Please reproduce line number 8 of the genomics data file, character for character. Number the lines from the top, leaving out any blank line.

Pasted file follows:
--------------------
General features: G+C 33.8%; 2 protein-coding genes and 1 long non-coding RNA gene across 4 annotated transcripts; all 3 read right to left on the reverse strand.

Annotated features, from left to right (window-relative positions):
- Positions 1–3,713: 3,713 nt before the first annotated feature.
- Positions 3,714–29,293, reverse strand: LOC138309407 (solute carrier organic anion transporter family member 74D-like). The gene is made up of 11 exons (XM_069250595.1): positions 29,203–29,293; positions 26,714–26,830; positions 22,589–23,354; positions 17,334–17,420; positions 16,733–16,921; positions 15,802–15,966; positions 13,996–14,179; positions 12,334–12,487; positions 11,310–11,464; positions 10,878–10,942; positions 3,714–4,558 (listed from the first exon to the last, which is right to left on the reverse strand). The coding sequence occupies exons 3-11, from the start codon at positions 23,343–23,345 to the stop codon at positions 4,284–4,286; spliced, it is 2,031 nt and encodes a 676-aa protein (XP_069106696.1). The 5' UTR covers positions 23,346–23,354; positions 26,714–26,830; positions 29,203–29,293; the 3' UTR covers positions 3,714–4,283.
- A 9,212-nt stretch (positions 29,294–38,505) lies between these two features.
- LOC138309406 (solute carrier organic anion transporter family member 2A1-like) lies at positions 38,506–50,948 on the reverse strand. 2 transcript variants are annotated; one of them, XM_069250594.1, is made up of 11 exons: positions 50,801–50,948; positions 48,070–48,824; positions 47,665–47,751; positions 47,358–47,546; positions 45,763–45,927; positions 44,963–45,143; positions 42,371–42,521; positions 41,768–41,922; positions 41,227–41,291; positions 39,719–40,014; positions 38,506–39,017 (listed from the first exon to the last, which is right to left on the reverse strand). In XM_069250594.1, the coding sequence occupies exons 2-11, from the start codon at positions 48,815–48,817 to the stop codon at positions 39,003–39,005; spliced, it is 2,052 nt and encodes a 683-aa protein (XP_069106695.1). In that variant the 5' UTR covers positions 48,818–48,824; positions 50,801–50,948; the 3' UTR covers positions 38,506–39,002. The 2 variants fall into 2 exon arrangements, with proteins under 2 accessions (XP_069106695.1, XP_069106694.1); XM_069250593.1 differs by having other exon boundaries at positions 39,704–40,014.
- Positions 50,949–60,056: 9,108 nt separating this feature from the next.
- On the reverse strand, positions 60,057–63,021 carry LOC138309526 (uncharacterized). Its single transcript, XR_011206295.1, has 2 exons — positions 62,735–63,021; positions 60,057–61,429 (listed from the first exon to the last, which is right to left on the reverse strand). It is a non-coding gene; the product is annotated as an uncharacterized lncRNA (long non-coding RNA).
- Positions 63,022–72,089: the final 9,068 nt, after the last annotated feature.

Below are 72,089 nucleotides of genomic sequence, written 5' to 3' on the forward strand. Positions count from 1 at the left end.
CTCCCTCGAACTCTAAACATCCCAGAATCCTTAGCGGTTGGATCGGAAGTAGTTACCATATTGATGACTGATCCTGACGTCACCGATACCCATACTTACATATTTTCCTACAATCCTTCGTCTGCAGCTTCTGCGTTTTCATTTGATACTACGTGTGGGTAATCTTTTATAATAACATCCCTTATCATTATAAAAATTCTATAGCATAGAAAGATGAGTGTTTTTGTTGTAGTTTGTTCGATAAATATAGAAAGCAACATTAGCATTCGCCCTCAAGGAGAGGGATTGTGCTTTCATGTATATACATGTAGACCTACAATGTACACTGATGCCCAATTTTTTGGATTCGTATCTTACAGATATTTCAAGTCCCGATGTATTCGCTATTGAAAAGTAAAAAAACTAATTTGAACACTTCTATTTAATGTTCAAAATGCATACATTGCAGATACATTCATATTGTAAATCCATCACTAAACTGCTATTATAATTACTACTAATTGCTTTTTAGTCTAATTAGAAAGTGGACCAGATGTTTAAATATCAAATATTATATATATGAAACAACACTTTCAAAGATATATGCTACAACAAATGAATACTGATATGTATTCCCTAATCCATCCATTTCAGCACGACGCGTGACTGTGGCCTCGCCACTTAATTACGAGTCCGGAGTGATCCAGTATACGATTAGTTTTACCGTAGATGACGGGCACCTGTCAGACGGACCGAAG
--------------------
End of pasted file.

- On the reverse strand, positions 60,057–63,021 carry LOC138309526 (uncharacterized). Its single transcript, XR_011206295.1, has 2 exons — positions 62,735–63,021; positions 60,057–61,429 (listed from the first exon to the last, which is right to left on the reverse strand). It is a non-coding gene; the product is annotated as an uncharacterized lncRNA (long non-coding RNA).